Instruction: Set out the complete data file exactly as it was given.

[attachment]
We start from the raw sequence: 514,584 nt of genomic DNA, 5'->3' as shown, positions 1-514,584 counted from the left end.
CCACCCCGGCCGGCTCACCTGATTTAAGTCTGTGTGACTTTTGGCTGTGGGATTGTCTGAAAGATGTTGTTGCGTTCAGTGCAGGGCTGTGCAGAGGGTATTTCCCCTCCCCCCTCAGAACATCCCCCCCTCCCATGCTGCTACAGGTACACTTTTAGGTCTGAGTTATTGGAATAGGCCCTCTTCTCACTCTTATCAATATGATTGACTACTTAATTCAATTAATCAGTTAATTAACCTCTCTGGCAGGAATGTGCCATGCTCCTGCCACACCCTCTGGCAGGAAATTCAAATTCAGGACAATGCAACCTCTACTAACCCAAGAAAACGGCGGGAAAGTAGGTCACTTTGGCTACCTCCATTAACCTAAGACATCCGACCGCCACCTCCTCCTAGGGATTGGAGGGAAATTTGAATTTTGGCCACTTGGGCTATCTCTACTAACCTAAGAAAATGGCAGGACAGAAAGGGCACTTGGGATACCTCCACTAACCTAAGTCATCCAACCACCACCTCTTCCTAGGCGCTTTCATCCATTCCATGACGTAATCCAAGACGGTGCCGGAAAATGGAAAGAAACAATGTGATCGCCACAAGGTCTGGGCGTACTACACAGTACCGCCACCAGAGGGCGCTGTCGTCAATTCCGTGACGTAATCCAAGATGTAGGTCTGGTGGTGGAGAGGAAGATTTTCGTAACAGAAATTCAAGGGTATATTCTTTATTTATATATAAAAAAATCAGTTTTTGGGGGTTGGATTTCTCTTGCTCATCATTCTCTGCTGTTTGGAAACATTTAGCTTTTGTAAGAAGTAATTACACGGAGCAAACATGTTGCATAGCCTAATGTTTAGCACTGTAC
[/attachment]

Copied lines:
We start from the raw sequence: 514,584 nt of genomic DNA, 5'->3' as shown, positions 1-514,584 counted from the left end.
CCACCCCGGCCGGCTCACCTGATTTAAGTCTGTGTGACTTTTGGCTGTGGGATTGTCTGAAAGATGTTGTTGCGTTCAGTGCAGGGCTGTGCAGAGGGTATTTCCCCTCCCCCCTCAGAACATCCCCCCCTCCCATGCTGCTACAGGTACACTTTTAGGTCTGAGTTATTGGAATAGGCCCTCTTCTCACTCTTATCAATATGATTGACTACTTAATTCAATTAATCAGTTAATTAACCTCTCTGGCAGGAATGTGCCATGCTCCTGCCACACCCTCTGGCAGGAAATTCAAATTCAGGACAATGCAACCTCTACTAACCCAAGAAAACGGCGGGAAAGTAGGTCACTTTGGCTACCTCCATTAACCTAAGACATCCGACCGCCACCTCCTCCTAGGGATTGGAGGGAAATTTGAATTTTGGCCACTTGGGCTATCTCTACTAACCTAAGAAAATGGCAGGACAGAAAGGGCACTTGGGATACCTCCACTAACCTAAGTCATCCAACCACCACCTCTTCCTAGGCGCTTTCATCCATTCCATGACGTAATCCAAGACGGTGCCGGAAAATGGAAAGAAACAATGTGATCGCCACAAGGTCTGGGCGTACTACACAGTACCGCCACCAGAGGGCGCTGTCGTCAATTCCGTGACGTAATCCAAGATGTAGGTCTGGTGGTGGAGAGGAAGATTTTCGTAACAGAAATTCAAGGGTATATTCTTTATTTATATATAAAAAAATCAGTTTTTGGGGGTTGGATTTCTCTTGCTCATCATTCTCTGCTGTTTGGAAACATTTAGCTTTTGTAAGAAGTAATTACACGGAGCAAACATGTTGCATAGCCTAATGTTTAGCACTGTAC